I decided to combine photography and drawing for this exercise, as that's really what I would like to explore most on this course. Here's the final piece (fig.1).
This was the process for producing this piece.
1. Concept. I decided my concept would be a portrait of me and what is in my head. So I brainstormed "what is in my head" (fig. 2). This led to themes around creativity, drawing, photography, playing music, things that inspire me, like trees and plants, fashion photography, art galleries, my aspirations around combining my photography and illustrations in textile design. I liked the idea of a photographic portrait of me, with hand-drawn illustrations of all these things spilling out of my head/in my thoughts.
2. Photography. I set up the camera and directed my husband to take some portraits of me on a bright day outside. The idea was to have me looking lost in my thoughts. In Photoshop, I made my chosen image black and white (fig. 3), removed the background and extended the canvas in white to give me space to draw all the "stuff in my head" (fig. 4).
3. Illustration studies. I did some preliminary drawings as a study for what I might draw on the photographic image (fig.5). This is a collection of things on my desk and things from my imagination.
4. Drawing by hand. I printed out the photographic image on matt photo rag paper (which as well as making beautiful photographic prints is also lovely to draw on) and using pen, I drew over the image to illustrate the "stuff in my head" (fig. 6). This took about 2 and a half hours. You'll see there is music (the beginning of the Harry Potter theme tune and Beethoven's Moonlight Sonata), an Illustration textbook, paint brushes, pencil, tube of paint, an apple (I love my juices), my beloved camera, a copy of Vogue (I get a lot of inspiration from fashion), and various doodles and patterns that keep finding their way from my imagination onto any nearby paper.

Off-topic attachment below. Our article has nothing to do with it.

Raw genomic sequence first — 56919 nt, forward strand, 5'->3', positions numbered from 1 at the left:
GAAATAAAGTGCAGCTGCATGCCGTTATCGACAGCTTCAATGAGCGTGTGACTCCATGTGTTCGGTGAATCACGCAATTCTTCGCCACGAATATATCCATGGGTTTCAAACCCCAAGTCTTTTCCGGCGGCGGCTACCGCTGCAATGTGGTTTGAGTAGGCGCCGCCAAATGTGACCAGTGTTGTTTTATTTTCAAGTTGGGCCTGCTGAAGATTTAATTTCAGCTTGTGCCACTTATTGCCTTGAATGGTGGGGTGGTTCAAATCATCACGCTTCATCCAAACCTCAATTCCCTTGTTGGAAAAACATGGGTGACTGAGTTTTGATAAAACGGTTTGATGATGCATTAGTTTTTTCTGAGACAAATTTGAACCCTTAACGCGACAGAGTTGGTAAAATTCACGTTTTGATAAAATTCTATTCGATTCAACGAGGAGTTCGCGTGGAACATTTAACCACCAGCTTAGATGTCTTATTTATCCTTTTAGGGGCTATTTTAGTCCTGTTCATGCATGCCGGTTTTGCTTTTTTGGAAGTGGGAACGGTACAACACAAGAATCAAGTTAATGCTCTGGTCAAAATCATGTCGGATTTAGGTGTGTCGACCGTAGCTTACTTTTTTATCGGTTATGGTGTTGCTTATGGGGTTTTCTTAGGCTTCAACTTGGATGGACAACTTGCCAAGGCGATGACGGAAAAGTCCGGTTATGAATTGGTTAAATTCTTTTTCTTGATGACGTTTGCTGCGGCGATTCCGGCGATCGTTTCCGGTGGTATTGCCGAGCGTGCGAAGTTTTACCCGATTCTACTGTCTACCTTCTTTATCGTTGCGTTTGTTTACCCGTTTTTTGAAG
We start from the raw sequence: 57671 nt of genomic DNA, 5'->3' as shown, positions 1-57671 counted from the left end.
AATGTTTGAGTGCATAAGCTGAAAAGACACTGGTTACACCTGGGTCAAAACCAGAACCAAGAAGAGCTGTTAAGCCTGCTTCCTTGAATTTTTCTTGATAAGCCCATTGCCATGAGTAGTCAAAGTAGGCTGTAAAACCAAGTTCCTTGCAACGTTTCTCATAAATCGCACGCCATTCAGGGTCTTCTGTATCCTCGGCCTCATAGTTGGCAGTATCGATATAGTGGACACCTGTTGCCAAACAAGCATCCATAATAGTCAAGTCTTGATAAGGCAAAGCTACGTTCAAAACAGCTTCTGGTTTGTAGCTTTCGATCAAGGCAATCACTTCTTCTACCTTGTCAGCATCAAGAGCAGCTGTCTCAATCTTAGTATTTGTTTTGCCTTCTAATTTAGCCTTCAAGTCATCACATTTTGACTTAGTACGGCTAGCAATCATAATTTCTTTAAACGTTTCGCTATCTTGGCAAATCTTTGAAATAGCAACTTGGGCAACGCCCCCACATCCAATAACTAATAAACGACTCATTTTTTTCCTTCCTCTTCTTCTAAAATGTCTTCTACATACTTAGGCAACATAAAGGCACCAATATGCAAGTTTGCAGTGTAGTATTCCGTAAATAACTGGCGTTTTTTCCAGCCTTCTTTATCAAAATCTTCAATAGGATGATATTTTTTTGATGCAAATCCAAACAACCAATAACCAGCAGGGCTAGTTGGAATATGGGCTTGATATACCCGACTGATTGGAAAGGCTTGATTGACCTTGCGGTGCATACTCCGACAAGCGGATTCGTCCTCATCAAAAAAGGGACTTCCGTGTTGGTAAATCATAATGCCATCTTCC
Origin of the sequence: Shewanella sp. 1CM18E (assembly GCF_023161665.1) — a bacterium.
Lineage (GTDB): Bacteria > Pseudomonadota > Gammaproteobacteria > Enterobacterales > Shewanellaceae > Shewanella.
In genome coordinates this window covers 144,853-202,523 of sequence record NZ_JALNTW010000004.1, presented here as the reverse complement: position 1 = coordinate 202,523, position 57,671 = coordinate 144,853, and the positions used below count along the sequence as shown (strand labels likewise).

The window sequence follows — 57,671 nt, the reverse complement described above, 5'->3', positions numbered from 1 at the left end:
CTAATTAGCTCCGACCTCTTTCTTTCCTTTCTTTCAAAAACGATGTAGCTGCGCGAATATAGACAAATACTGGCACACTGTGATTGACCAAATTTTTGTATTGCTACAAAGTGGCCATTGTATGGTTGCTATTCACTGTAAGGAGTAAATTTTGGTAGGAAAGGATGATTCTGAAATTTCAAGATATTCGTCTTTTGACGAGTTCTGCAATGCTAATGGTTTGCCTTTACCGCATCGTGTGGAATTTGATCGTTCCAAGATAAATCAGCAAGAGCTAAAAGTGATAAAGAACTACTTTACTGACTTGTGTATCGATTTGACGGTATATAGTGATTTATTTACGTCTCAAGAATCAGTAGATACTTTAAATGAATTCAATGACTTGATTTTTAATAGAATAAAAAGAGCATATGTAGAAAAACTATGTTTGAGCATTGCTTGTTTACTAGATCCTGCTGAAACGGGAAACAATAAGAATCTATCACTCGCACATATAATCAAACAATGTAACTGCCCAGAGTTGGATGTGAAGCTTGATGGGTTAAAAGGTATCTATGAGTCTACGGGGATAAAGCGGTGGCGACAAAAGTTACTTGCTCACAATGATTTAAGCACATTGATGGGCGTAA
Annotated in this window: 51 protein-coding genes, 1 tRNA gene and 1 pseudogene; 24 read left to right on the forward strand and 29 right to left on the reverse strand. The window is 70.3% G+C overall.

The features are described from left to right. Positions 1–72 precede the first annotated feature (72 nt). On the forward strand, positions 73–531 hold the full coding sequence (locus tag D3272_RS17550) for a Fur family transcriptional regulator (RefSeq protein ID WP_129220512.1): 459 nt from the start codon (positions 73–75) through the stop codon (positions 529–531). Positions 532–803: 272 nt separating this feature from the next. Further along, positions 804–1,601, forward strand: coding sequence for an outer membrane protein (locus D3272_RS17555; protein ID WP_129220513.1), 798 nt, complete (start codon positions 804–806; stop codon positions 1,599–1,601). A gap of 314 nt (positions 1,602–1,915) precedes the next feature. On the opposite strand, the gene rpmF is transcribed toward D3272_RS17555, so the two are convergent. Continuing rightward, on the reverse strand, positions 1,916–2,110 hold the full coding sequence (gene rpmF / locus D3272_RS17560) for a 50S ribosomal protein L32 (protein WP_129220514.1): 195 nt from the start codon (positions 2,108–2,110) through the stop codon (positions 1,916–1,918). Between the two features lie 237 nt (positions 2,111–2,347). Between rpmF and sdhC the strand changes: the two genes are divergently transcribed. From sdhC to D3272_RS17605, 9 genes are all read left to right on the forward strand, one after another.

5. Digital colouring and finishing off. I scanned in the drawn image and decided it needed some colour (I had originally envisaged a black and white image). So I used various Photoshop brush tools (I was particularly fond of the airbrush tool) and various colours at an opacity of around 50% to colour in selected parts of the illustration but without losing the detail of the hand-drawn elements. In scanning the image in, I had lost some of the details in the hat, so I brought up the original photo file, moved it across as a top layer, then hid it using a mask and the paint bucket tool in black and then used white brush at around 50% opacity to "paint" back in the detail of the hat from the original image (fig. 7). Finally, I extended the canvas to the left to make a greetings card and printed out a copy to send to my tutor (fig. 8).
What I learnt
I really enjoyed combining photography, hand-drawing and then adding colour in using the brush tools in Photoshop. It feels like I am starting to find my style. The advantage with digitally colouring was that I could experiment and see what something looked like without committing to it (since you can always delete a Photoshop layer). I like the hand-drawn elements in the image. I don't think I would have got the same effect by drawing in Photoshop. My drawing skills are definitely improving and I am learning new ways to use Photoshop.
It was also a good process to have a think about my identity, what it is that makes me. What things occupy my thoughts? What inspires me and what do I aspire to do? In this illustration, I've tried to focus on where I am now. Not where I've been, what my past experiences are. Those things, of course, influence who we are right now, but rather than looking back, I wanted this to be a snapshot of the present moment and the ideas and aspirations I have for the future.